Exotropia in bears


The word, exotropia, is not found in my computer dictionary. But it is found clearly on the web (e.g., wikipedia). It describes the situation were one’s two eyes, rather than looking at the same thing, are deviated outwards. In humans, exotropia is uncommon and is considered to be a problem to be corrected, for the two eyes then send two different images to the brain.

Bears have a marked exotropia at times. While the role that it plays in bears is speculative, the situation seems quite common and is apparently used to combine images to get a wider field of view.

I tried to learn about exotropia in bears, but found only one reference on the web. More on that below.

I start with two supposedly normal views of a bear’s eyes, one from black bears, one from grizzly bears. In these pictures, they are both presumably seeing the world in stereo for the pupils of each eye are looking at the same things. One assumes that, as with people, this is a bear’s default way of viewing the world.

A black bear looks at the world in stereo.

A grizzly bear looks at the world in stereo.

The next two pictures were used in recent previous postings, but now they are used to discuss exotropia. To see the effect, cover one eye of a bear to see where the other eye is looking, and then switch and cover the other eye. With each animal, the eyes are clearly divergent.

This black bear was fishing in a spawning channel.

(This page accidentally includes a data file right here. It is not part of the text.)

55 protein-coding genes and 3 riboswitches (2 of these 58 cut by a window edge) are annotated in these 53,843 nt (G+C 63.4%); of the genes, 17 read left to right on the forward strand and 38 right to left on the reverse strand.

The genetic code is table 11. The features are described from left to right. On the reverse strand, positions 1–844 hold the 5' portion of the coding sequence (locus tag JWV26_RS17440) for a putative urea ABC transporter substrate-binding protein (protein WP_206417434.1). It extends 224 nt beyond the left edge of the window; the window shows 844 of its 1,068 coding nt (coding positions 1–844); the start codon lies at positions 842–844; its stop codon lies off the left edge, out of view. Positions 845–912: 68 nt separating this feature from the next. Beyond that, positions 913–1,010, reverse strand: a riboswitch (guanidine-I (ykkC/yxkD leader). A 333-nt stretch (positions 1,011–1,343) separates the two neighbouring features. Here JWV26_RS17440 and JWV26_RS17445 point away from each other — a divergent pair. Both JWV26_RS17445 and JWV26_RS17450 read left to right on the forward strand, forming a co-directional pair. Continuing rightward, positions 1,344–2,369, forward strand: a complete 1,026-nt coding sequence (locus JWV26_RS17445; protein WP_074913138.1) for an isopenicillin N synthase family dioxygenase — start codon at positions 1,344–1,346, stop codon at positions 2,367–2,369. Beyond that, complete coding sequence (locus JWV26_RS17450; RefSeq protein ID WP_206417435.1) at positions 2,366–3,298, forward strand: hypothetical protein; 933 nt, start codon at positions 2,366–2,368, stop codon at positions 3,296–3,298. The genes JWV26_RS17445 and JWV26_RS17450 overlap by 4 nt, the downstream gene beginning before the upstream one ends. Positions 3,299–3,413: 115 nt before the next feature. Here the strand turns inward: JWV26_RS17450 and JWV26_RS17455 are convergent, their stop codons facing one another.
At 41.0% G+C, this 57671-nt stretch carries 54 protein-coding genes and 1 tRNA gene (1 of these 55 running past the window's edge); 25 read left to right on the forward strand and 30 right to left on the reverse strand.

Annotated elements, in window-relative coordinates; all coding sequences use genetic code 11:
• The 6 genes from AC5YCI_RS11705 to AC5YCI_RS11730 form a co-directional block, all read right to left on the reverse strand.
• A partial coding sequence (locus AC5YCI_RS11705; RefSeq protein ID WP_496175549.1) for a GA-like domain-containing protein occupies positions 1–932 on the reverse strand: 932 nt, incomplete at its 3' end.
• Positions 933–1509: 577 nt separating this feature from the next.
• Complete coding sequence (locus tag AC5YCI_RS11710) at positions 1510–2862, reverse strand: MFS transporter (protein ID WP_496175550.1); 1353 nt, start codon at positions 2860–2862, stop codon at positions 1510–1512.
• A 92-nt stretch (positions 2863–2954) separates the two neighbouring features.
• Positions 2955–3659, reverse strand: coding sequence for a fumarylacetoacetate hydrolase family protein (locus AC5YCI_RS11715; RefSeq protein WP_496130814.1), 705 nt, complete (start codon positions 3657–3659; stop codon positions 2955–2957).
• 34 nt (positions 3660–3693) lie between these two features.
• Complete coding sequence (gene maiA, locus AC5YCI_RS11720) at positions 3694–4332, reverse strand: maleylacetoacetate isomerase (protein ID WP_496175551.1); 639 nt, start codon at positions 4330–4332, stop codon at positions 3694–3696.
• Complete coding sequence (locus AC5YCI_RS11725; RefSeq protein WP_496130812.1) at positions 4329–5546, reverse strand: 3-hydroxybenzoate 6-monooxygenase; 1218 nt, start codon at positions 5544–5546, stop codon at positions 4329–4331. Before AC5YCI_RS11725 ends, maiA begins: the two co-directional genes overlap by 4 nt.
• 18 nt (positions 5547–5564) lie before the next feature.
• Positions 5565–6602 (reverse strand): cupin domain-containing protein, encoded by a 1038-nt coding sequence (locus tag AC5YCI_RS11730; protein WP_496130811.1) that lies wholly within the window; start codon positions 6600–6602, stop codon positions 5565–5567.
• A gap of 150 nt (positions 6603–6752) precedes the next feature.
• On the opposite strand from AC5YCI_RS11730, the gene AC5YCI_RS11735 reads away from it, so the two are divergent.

This grizzly bear was fishing in a different spawning channel.

The only other reference I was able to find was one by a Vancouver-Island photographer and blogger, Wayne Barnes, who commented on the condition in 2012 and noted that V.I. black bears all seem to have divergent eyes (tofinophotography). On Vancouver Island, there were no grizzly bears and he had no data from the mainland.

My observations extend the condition to the mainland, and to grizzly bears. This suggests that it has remained a characteristic of bears since before the two species separated, about five million years ago. As the situation seems common in both black and grizzly bears, it is likely favourable for bears and can give them a wider field of view.


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2 Responses to Exotropia in bears

  1. Trevor Goward says:

    An intriguing observation indeed! To me these two bears seem to be looking at the viewer (you) while at the same time scanning for other points of interest/concern. Thanks for sharing.

  2. Carlo Giovanella says:

    Once again Alistair perceives what most of us miss! 
I am wondering if the exotropia in bears is an unwanted, uncontrollable affliction as it appears to be in humans, or if in bears it is a voluntary and useable advantage – as Trevor’s comment might allude.

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